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A Lack of Temperance (A Hattie Davish Mystery Book 1) Kindle Edition
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About the Author
- ASIN : B007XIBYX4
- Publisher : Kensington Books; Original edition (October 24, 2011)
- Publication date : October 24, 2011
- Language : English
- File size : 1444 KB
- Text-to-Speech : Enabled
- Screen Reader : Supported
- Enhanced typesetting : Enabled
- X-Ray : Not Enabled
- Word Wise : Enabled
- Print length : 274 pages
- Page numbers source ISBN : 0758276346
- Lending : Enabled
- Best Sellers Rank: #761,407 in Kindle Store (See Top 100 in Kindle Store)
- Customer Reviews:
Top reviews from the United States
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As A Lack of Temperance opens Hattie has been traveling by train and is just arriving in Eureka Springs, Arkansas, a mountainous resort town with lush vegetation, numerous health-promoting natural springs, and steep winding streets and walkways all so temptingly described that I am now determined to visit. Hattie hasn’t had a chance to meet her employer Mrs. Trevelyan yet and is just settling into her hotel when a cry of “Fire!” draws her out into the street. But it’s not the hotel that’s ablaze. A group of hatchet wielding women in town for a temperance meeting are smashing whiskey barrels pulled from a saloon that’s now burning and “Mother Trevelyan”, Hattie’s new boss, is front and center leading the destruction.
When Mrs.Trevelyan is found dead the next morning Hattie pulls out her typewriter and uses her personal secretary skills of organization, summation, and careful attention to detail in an attempt to solve the murder, which takes her all over town and involves her with a wide variety of locals and visitors, including a handsome doctor. To mull things over and attempt to relax in her downtime Hattie roams the surrounding verdant hills adding specimens to her plant collection, a hobby that helps her discover more clues but also puts her danger.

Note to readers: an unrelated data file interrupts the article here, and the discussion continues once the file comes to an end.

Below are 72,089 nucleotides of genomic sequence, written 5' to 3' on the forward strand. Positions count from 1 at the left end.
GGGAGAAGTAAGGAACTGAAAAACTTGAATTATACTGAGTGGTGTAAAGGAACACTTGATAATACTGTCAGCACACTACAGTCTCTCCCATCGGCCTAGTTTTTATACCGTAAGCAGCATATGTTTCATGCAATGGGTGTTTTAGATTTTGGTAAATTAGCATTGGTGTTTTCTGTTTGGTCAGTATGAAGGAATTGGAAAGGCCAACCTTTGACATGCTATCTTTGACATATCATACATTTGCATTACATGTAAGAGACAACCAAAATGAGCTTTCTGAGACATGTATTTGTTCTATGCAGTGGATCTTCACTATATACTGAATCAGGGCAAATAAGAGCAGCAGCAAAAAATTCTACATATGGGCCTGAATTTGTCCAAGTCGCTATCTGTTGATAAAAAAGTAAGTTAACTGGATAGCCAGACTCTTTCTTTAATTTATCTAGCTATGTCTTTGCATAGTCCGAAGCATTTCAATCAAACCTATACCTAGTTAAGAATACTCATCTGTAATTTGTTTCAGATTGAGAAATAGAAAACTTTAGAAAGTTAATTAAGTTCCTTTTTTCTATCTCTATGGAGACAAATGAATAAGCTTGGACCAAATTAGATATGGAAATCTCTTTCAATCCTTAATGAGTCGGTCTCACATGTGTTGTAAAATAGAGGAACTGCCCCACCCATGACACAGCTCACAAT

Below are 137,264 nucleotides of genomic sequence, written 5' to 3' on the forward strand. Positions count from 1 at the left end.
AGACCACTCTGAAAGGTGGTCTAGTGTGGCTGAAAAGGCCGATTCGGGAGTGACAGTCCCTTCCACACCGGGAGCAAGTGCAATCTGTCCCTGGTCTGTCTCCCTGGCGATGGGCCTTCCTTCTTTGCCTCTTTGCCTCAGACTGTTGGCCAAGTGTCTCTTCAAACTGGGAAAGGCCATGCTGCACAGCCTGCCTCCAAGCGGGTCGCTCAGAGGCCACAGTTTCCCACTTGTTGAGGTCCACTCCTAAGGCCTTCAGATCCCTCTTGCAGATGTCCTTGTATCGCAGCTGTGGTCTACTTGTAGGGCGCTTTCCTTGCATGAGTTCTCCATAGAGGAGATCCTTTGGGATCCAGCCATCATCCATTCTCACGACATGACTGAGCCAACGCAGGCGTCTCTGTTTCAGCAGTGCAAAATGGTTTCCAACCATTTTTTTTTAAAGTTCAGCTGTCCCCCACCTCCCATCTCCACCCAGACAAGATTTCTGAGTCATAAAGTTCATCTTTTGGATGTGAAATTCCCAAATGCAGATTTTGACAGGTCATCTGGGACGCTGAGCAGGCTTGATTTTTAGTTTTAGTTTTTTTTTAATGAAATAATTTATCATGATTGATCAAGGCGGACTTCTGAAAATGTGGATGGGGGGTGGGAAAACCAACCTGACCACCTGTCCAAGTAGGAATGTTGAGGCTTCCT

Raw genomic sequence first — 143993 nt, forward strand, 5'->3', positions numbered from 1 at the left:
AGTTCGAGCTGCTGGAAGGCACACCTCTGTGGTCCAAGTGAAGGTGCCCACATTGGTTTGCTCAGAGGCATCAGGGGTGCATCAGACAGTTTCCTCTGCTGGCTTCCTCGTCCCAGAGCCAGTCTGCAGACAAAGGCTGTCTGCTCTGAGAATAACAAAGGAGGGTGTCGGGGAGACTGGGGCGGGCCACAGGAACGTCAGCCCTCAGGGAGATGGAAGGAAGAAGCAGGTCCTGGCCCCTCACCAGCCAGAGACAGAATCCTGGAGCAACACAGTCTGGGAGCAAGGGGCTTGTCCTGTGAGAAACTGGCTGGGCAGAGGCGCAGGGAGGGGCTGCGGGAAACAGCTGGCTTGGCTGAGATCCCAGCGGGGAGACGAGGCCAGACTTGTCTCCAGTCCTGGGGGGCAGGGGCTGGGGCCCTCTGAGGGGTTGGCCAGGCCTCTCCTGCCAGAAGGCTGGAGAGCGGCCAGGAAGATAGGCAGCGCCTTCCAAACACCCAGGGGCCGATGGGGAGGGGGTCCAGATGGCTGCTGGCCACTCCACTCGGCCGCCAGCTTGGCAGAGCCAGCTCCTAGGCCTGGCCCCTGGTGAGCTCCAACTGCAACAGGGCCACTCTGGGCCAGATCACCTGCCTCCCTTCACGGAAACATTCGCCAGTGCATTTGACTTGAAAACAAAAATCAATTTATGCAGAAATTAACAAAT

Characters have complex sometimes unexpected back-stories, only gradually discovered by Hattie and the reader, which give the story a nice heft. As far as the mystery goes, I didn’t guess the killer so I didn’t find it predictable. Hattie’s own story hasn’t been completely revealed by the end of the book, there’s more to learn about both her history and Sir Arthur Windom-Greene, a man who stays off stage in this episode but who acts as a sort of sponsor helping Hattie secure employment. A Lack of Temperance was a vacation-like treat to read and I’m looking forward to starting the next book in the series.
Hattie Davish is a traveling secretary who arrives in Eureka to serve as secretary for Mother Trevelyan, president of the women's temperance movement. Eureka is the site of the national meeting for the American Women's Temperance Coalition timed to coincide with a vote on Proposition 203 to criminalize the sale of alcohol. Before Hattie can meet her new employer, the temperance leader is murdered. A local bar owner is charged with the murder, but Hattie doesn't believe he is guilty and sets out to do some investigating on her own. With her meticulous eye for detail and order, she uses her typewriter to keep track of events and people, compiling a list of questions to try and connect the dots. She becomes acquainted with some interesting characters during her query, the delightful older sisters, Lucy and Lizzie, and the charming Dr. Walter Grice. Secrets are buried deep in this historical mystery, and Hattie encounters much personal risk, but she is as diligent in the undertaking of detective work as she is in her secretarial duties. She even discovers a few things about herself in the process.
Anna Loan-Wilsey has written an interesting, engaging historical mystery that left me looking forward to the next installment of the Hattie Davish series. 1892 turned out to be a very good year.
As a mystery, again perhaps because if my own limitations as a reader, the ending felt contrived rather than organic. Some of the characters felt the same, more flat and stereotypical than real. Are we to believe that women if this era truly grew dizzy at the slightest impropriety? While men may legitimately perceived this and women may have played to it, the first person descriptions made me a bit ill, though no one can call the heroine a weak woman in her choices.